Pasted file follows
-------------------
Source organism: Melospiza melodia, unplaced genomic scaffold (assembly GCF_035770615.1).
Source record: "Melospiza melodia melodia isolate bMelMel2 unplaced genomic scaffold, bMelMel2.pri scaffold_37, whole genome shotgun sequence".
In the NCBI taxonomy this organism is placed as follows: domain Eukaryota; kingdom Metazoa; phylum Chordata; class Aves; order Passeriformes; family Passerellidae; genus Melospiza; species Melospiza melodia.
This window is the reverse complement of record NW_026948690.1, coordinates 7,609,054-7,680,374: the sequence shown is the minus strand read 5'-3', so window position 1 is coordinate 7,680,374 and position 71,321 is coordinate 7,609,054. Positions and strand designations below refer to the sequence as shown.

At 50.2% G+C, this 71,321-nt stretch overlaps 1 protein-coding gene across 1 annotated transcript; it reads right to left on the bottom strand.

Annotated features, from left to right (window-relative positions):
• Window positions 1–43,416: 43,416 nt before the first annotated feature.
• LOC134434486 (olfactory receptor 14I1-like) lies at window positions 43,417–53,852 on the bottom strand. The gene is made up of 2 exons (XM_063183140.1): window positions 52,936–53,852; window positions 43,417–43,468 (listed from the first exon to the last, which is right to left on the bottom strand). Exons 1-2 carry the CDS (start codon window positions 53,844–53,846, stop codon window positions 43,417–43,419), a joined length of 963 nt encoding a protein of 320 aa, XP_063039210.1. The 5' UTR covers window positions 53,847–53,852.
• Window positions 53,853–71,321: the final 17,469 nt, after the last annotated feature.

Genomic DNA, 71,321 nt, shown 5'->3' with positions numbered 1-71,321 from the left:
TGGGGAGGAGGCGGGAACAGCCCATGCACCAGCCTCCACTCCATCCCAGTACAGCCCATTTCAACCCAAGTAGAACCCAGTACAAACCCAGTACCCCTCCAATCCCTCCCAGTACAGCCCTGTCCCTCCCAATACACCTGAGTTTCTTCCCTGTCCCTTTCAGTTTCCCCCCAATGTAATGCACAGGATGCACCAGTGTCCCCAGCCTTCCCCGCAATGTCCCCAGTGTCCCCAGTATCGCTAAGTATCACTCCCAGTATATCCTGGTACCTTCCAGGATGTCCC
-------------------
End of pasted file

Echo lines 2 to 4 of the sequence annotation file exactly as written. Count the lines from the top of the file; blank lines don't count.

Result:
Source record: "Melospiza melodia melodia isolate bMelMel2 unplaced genomic scaffold, bMelMel2.pri scaffold_37, whole genome shotgun sequence".
In the NCBI taxonomy this organism is placed as follows: domain Eukaryota; kingdom Metazoa; phylum Chordata; class Aves; order Passeriformes; family Passerellidae; genus Melospiza; species Melospiza melodia.
This window is the reverse complement of record NW_026948690.1, coordinates 7,609,054-7,680,374: the sequence shown is the minus strand read 5'-3', so window position 1 is coordinate 7,680,374 and position 71,321 is coordinate 7,609,054. Positions and strand designations below refer to the sequence as shown.